Peter Pan Quotes in Peter Pan
She dreamt that the Neverland had come too near and that a strange boy had broken through from it. He did not alarm her, for she thought she had seen him before in the faces of many women who have no children.
'It was because I heard father and mother,' he explained in a low voice, 'talking about what I was to be when I became a man.' He was extraordinarily agitated now. 'I don't want ever to be a man,' he said with passion. 'I want always to be a little boy and to have fun. So I ran away to Kensington Gardens and lived a long long time among the fairies.'
Eventually Peter would dive through the air, and catch Michael just before he could strike the sea, and it was lovely the way he did it; but he always waited till the last moment, and you felt it was his cleverness that interested him and not the saving of human life.
The difference between [Peter] and the other boys at such a time was that they knew it was make-believe, while to him make-believe and true were exactly the same thing.
'That doesn't matter,' said Peter, as if he were the only person present who knew all about it, though he was really the one who knew least. 'What we need is just a nice motherly person.'
'Oh dear!' Wendy said, 'you see I feel that is exactly what I am.'
Not the pain of this but its unfairness was what dazed Peter. It made him quite helpless. He could only stare, horrified. Every child is affected thus the first time he is treated unfairly. All he thinks he has a right to when he comes to you to be yours is fairness. After you have been unfair to him he will love you again, but he will never afterwards be quite the same boy. No one ever gets over the first unfairness; no one except Peter. He often met it, but he always forgot it. I suppose that was the real difference between him and all the rest.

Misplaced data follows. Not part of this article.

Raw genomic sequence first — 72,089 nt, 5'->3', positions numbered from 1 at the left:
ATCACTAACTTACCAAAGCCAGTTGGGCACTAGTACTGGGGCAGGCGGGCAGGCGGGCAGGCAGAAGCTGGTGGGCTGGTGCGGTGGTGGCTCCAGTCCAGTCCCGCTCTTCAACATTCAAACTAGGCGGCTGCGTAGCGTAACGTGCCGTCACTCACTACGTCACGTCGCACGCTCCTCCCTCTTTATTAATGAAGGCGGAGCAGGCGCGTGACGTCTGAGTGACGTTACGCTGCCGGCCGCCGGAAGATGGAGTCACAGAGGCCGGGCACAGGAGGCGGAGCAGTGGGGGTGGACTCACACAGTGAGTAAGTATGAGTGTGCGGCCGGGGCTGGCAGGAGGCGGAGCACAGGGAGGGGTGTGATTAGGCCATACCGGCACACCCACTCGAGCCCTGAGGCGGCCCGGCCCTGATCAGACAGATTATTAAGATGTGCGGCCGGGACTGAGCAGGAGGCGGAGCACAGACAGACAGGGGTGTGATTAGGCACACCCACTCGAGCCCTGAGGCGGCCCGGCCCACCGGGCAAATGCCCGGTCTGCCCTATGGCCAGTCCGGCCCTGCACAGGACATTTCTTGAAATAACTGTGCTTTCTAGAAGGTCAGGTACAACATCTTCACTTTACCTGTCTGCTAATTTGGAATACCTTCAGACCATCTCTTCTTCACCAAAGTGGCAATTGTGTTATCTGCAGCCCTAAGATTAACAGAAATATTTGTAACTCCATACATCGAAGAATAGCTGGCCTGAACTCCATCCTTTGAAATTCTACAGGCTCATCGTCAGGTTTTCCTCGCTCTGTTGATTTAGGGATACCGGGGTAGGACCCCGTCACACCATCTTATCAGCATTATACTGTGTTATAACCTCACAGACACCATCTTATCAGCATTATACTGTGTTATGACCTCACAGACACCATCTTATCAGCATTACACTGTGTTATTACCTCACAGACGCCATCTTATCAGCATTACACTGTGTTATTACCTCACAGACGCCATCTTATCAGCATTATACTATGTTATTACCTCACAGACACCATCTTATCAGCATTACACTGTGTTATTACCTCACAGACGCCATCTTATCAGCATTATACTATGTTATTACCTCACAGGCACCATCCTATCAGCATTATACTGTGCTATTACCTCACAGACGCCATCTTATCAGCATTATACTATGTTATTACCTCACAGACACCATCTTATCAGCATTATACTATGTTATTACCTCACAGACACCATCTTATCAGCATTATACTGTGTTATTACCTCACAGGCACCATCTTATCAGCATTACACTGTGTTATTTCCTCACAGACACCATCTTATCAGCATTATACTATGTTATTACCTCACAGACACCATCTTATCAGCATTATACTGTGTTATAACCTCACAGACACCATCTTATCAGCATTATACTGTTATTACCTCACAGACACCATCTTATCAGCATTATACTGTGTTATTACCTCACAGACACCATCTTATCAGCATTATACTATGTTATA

'You are so queer,' he said, frankly puzzled, 'and Tiger Lily is just the same. There is something she wants to be to me, but she says it is not my mother.'
Sometimes, though not often, he had dreams, and they were more painful than the dreams of other boys. For hours he could not be separated from these dreams, though he wailed piteously in them. They had to do, I think, with the riddle of his existence.
He regretted now that he had given the birds of the island such strange names that they are very wild and difficult of approach.
'Pan, who and what art thou?' he cried huskily.
'I'm youth, I'm joy,' Peter answered at a venture, 'I'm a little bird that has broken out of the egg.'
This, of course, was nonsense; but it was proof to the unhappy Hook that Peter did not know in the least who or what he was, which is the very pinnacle of good form.
If she was too fond of her rubbishy children she couldn't help it. Look at her in her chair, where she has fallen asleep. The corner of her mouth, where one looks first, is almost withered up. Her hand moves restlessly on her breast as if she had a pain there. Some like Peter best and some like Wendy best, but I like her best.
He ceased to look at her, but even then she would not let go of him. He skipped about and made funny faces, but when he stopped it was just as if she were inside him, knocking.
He had ecstasies innumerable that other children can never know; but he was looking through the window at the one joy from which he must be for ever barred.
He took Mrs. Darling's kiss with him. The kiss that had been for no one else Peter took quite easily. Funny. But she seemed satisfied.